Pectin is a light colored powder used mostly in jams, jellies, fillings, juices, drinks and baked products. Pectin is used for its gelling property which helps give a jelly-like consistency and improves the texture of drinks. It’s also used as a stabilizer in fruit juices and dairy drinks to help preserve the structure and prevent the separation of particles within the drink. It is also used as a fat substitute in baked goods.
How is pectin made?
Pectin is found naturally in certain fruits. The best sources for commercial pectin production are citrus peel, apple and sugar beet solid residue (after being pressed for its juice); all are by-products of juice and sugar production.
The peels or residue are transferred into a tank filled with hot water, mixed with a mineral acid (enzymes can be used as well) and left for a few hours until the pectin is extracted into the water. At that point, the water is filtered to remove the solid residue. The solution is concentrated in an evaporator, causing some of the water to be removed from the solution.
The solution is mixed with alcohol (ethanol or isopropanol) which causes the pectin to separate from the water. The pectin is washed with more alcohol which removes impurities, and then it is dried and ground.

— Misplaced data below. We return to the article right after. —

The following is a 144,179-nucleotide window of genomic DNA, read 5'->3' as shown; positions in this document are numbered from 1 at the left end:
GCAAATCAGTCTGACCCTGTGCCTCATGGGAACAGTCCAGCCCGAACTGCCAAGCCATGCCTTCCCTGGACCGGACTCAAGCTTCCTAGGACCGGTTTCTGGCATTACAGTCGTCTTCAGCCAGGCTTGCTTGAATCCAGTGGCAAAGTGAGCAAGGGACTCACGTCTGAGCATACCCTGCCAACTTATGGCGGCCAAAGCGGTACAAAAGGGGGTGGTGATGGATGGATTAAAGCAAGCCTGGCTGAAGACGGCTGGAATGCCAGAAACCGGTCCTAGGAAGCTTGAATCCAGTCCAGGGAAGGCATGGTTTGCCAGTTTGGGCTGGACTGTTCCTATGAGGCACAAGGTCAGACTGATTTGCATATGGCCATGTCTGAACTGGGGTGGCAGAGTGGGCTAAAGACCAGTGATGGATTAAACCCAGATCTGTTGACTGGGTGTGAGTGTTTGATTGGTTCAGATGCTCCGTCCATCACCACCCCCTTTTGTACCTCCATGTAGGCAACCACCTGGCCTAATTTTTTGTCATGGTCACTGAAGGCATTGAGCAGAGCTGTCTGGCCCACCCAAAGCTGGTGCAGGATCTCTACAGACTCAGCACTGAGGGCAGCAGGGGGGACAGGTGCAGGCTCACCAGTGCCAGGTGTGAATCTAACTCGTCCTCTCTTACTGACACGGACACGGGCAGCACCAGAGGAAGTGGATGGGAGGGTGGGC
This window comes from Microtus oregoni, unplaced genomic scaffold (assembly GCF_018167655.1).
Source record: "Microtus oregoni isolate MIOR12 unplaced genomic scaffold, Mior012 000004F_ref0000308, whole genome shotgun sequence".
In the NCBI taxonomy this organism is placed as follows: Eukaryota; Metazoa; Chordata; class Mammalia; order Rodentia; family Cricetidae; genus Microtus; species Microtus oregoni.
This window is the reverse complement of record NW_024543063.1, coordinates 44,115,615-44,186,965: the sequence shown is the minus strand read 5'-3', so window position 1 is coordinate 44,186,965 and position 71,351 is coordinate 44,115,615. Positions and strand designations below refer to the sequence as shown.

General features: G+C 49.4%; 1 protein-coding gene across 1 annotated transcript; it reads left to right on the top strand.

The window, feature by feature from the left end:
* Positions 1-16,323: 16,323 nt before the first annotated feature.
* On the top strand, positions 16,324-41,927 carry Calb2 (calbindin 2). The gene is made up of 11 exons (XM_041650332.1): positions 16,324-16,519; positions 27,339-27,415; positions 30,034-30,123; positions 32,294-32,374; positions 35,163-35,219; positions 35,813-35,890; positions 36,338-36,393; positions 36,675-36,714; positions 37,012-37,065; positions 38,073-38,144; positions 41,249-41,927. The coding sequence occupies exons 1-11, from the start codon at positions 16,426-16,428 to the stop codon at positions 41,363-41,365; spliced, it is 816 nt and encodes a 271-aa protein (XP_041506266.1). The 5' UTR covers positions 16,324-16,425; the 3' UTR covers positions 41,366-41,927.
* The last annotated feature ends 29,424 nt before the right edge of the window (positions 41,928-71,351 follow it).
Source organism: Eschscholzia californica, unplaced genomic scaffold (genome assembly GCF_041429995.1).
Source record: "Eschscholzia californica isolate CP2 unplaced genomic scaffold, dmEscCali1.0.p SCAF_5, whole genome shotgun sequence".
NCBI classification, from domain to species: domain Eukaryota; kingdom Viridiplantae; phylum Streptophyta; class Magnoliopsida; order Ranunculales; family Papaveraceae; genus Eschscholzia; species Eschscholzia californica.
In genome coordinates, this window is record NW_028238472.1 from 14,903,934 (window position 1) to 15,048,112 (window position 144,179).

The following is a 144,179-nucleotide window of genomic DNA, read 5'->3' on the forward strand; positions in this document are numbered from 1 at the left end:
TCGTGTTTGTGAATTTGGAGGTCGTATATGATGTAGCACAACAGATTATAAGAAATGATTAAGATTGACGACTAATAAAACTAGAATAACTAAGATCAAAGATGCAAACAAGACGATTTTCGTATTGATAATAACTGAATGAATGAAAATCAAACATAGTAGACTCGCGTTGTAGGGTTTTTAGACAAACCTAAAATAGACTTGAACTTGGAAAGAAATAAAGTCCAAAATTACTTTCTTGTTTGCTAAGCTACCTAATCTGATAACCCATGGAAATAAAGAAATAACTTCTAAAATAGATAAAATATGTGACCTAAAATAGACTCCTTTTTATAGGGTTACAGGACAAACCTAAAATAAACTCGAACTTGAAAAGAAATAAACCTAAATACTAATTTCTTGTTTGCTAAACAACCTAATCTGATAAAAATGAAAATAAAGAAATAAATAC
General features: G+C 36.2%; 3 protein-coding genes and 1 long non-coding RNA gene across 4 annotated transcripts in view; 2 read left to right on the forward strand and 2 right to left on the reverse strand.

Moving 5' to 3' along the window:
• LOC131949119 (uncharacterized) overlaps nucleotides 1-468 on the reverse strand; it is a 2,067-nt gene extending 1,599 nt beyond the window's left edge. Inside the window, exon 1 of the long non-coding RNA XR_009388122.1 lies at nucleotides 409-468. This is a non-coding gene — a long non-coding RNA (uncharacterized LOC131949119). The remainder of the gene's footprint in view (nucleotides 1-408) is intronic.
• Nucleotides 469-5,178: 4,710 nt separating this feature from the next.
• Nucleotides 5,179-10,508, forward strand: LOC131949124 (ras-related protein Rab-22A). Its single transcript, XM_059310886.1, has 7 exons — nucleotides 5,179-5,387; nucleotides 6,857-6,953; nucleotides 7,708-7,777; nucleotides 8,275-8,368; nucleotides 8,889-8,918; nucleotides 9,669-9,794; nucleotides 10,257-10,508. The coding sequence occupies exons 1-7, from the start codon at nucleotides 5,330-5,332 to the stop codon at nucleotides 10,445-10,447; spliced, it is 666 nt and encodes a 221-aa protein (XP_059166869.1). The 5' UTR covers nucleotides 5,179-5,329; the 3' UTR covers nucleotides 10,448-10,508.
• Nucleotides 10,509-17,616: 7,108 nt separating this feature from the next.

Each batch of semi-finished pectin is tested for its gelling property and then mixed with other ingredients according to the testing results to ensure similar gelling power in each batch; this process is known as standardizing.
Is pectin kosher?
If the agricultural raw materials used for pectin are grown in Israel there are restrictions that may apply.
It is necessary for the enzymes used to aid the extraction process to be kosher, as well as all the ingredients used to standardize the pectin.
The alcohol is also a kosher concern. Ethanol can be derived from grapes (non-kosher), lactose (dairy), wheat and barley (chometz).
The OK recommends using only pectin with a reliable kosher certification.